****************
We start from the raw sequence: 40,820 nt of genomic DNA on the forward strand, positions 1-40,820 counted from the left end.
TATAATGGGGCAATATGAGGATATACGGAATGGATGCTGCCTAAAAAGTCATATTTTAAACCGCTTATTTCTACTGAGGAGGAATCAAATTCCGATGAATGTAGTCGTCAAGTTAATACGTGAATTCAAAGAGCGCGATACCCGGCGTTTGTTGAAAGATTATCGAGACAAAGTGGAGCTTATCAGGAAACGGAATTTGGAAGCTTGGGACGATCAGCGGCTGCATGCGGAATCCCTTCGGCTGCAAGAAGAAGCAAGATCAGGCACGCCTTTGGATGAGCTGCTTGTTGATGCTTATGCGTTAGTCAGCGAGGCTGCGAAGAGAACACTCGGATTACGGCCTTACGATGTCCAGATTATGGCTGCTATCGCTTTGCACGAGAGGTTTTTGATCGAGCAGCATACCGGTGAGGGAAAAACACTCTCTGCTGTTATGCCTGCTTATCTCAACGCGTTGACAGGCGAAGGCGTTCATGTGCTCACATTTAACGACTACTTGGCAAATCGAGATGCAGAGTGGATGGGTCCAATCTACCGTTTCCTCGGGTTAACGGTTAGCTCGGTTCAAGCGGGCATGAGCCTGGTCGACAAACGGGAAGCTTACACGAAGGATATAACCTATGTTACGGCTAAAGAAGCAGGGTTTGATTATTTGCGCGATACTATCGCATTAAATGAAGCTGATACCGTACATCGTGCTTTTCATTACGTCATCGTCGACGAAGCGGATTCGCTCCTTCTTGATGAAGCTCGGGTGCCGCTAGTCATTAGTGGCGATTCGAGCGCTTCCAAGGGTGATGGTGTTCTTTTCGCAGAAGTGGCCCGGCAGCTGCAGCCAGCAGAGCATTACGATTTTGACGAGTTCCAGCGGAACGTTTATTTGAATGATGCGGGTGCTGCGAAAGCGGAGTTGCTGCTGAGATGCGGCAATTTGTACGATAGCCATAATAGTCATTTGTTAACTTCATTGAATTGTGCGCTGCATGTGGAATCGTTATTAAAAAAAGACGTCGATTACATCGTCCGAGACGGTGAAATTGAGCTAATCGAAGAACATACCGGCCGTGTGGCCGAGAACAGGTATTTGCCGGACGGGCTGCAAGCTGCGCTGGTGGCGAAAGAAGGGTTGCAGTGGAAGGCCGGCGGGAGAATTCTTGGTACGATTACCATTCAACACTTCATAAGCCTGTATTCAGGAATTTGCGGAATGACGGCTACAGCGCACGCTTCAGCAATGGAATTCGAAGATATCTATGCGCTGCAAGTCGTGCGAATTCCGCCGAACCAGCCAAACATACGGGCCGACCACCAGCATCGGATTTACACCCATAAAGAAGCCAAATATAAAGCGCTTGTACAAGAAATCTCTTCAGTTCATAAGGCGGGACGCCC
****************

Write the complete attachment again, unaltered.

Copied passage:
We start from the raw sequence: 40,820 nt of genomic DNA on the forward strand, positions 1-40,820 counted from the left end.
TATAATGGGGCAATATGAGGATATACGGAATGGATGCTGCCTAAAAAGTCATATTTTAAACCGCTTATTTCTACTGAGGAGGAATCAAATTCCGATGAATGTAGTCGTCAAGTTAATACGTGAATTCAAAGAGCGCGATACCCGGCGTTTGTTGAAAGATTATCGAGACAAAGTGGAGCTTATCAGGAAACGGAATTTGGAAGCTTGGGACGATCAGCGGCTGCATGCGGAATCCCTTCGGCTGCAAGAAGAAGCAAGATCAGGCACGCCTTTGGATGAGCTGCTTGTTGATGCTTATGCGTTAGTCAGCGAGGCTGCGAAGAGAACACTCGGATTACGGCCTTACGATGTCCAGATTATGGCTGCTATCGCTTTGCACGAGAGGTTTTTGATCGAGCAGCATACCGGTGAGGGAAAAACACTCTCTGCTGTTATGCCTGCTTATCTCAACGCGTTGACAGGCGAAGGCGTTCATGTGCTCACATTTAACGACTACTTGGCAAATCGAGATGCAGAGTGGATGGGTCCAATCTACCGTTTCCTCGGGTTAACGGTTAGCTCGGTTCAAGCGGGCATGAGCCTGGTCGACAAACGGGAAGCTTACACGAAGGATATAACCTATGTTACGGCTAAAGAAGCAGGGTTTGATTATTTGCGCGATACTATCGCATTAAATGAAGCTGATACCGTACATCGTGCTTTTCATTACGTCATCGTCGACGAAGCGGATTCGCTCCTTCTTGATGAAGCTCGGGTGCCGCTAGTCATTAGTGGCGATTCGAGCGCTTCCAAGGGTGATGGTGTTCTTTTCGCAGAAGTGGCCCGGCAGCTGCAGCCAGCAGAGCATTACGATTTTGACGAGTTCCAGCGGAACGTTTATTTGAATGATGCGGGTGCTGCGAAAGCGGAGTTGCTGCTGAGATGCGGCAATTTGTACGATAGCCATAATAGTCATTTGTTAACTTCATTGAATTGTGCGCTGCATGTGGAATCGTTATTAAAAAAAGACGTCGATTACATCGTCCGAGACGGTGAAATTGAGCTAATCGAAGAACATACCGGCCGTGTGGCCGAGAACAGGTATTTGCCGGACGGGCTGCAAGCTGCGCTGGTGGCGAAAGAAGGGTTGCAGTGGAAGGCCGGCGGGAGAATTCTTGGTACGATTACCATTCAACACTTCATAAGCCTGTATTCAGGAATTTGCGGAATGACGGCTACAGCGCACGCTTCAGCAATGGAATTCGAAGATATCTATGCGCTGCAAGTCGTGCGAATTCCGCCGAACCAGCCAAACATACGGGCCGACCACCAGCATCGGATTTACACCCATAAAGAAGCCAAATATAAAGCGCTTGTACAAGAAATCTCTTCAGTTCATAAGGCGGGACGCCC